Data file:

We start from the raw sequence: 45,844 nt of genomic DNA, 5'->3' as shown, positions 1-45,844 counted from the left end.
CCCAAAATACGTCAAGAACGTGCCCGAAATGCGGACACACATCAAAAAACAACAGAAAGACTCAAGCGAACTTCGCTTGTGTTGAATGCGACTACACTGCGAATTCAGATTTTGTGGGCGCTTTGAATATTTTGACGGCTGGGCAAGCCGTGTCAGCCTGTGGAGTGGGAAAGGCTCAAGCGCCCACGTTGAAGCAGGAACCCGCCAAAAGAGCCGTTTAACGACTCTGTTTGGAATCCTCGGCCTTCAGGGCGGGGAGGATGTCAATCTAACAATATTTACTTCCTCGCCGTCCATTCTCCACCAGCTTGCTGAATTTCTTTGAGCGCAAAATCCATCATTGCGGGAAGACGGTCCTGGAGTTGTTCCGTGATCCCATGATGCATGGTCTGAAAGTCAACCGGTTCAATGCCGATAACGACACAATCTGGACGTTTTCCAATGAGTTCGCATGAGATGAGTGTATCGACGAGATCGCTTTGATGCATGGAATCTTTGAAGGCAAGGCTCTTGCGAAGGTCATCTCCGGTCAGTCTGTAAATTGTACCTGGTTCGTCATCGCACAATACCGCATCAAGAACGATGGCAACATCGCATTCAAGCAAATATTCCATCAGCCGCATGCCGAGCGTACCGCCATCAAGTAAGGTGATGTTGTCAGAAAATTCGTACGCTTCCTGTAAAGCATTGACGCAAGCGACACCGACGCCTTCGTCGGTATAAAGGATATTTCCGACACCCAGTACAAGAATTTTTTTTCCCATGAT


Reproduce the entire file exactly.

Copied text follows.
We start from the raw sequence: 45,844 nt of genomic DNA, 5'->3' as shown, positions 1-45,844 counted from the left end.
CCCAAAATACGTCAAGAACGTGCCCGAAATGCGGACACACATCAAAAAACAACAGAAAGACTCAAGCGAACTTCGCTTGTGTTGAATGCGACTACACTGCGAATTCAGATTTTGTGGGCGCTTTGAATATTTTGACGGCTGGGCAAGCCGTGTCAGCCTGTGGAGTGGGAAAGGCTCAAGCGCCCACGTTGAAGCAGGAACCCGCCAAAAGAGCCGTTTAACGACTCTGTTTGGAATCCTCGGCCTTCAGGGCGGGGAGGATGTCAATCTAACAATATTTACTTCCTCGCCGTCCATTCTCCACCAGCTTGCTGAATTTCTTTGAGCGCAAAATCCATCATTGCGGGAAGACGGTCCTGGAGTTGTTCCGTGATCCCATGATGCATGGTCTGAAAGTCAACCGGTTCAATGCCGATAACGACACAATCTGGACGTTTTCCAATGAGTTCGCATGAGATGAGTGTATCGACGAGATCGCTTTGATGCATGGAATCTTTGAAGGCAAGGCTCTTGCGAAGGTCATCTCCGGTCAGTCTGTAAATTGTACCTGGTTCGTCATCGCACAATACCGCATCAAGAACGATGGCAACATCGCATTCAAGCAAATATTCCATCAGCCGCATGCCGAGCGTACCGCCATCAAGTAAGGTGATGTTGTCAGAAAATTCGTACGCTTCCTGTAAAGCATTGACGCAAGCGACACCGACGCCTTCGTCGGTATAAAGGATATTTCCGACACCCAGTACAAGAATTTTTTTTCCCATGAT